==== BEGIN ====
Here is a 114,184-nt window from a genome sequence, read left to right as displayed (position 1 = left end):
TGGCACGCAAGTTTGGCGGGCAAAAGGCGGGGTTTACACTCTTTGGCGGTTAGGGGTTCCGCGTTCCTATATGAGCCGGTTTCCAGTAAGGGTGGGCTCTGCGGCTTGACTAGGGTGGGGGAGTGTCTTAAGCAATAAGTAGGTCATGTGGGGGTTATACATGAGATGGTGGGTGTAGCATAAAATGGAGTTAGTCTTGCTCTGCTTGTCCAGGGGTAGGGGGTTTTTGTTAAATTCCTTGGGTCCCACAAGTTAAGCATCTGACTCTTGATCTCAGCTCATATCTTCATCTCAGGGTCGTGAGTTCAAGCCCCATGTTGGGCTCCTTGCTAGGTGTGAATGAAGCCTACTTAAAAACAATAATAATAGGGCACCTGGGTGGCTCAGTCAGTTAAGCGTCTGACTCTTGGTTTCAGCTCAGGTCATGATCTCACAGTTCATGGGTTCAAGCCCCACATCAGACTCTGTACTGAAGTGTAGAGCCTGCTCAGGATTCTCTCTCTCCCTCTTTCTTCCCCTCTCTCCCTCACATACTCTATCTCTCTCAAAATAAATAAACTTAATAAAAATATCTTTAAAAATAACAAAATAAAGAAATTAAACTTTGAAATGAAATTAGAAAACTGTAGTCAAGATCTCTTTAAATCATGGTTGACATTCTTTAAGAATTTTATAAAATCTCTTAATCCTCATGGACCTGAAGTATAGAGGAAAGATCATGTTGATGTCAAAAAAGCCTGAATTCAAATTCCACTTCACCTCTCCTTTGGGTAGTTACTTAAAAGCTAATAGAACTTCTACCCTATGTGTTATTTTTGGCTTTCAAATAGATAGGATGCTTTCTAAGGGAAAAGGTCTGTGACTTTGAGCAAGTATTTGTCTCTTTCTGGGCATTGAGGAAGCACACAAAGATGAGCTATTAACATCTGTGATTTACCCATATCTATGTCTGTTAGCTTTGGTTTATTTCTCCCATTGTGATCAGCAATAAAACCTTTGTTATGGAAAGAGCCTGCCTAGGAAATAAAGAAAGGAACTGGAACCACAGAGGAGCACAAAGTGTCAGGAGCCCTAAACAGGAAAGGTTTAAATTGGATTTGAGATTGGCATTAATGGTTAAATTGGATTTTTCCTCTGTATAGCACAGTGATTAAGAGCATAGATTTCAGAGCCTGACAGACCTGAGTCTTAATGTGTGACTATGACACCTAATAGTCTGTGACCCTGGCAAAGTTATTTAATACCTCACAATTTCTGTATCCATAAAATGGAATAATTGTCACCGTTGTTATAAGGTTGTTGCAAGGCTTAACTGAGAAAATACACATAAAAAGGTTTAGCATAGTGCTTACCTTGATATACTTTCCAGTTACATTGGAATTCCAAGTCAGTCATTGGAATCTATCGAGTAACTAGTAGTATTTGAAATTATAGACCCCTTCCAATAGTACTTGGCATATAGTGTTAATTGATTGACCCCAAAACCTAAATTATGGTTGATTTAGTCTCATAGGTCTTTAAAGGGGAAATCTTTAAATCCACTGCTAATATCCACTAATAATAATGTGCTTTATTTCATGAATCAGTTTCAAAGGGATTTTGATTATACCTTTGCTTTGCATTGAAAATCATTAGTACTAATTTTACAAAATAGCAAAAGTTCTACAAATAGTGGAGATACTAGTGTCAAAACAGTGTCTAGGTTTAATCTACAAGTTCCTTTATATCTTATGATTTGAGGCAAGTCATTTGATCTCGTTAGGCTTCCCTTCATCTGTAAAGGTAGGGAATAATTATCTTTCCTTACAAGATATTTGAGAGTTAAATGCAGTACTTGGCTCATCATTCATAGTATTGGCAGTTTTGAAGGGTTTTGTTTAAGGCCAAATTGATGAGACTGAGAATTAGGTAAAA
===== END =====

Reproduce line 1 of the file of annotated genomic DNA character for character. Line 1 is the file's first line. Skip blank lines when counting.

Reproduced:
Here is a 114,184-nt window from a genome sequence, read left to right as displayed (position 1 = left end):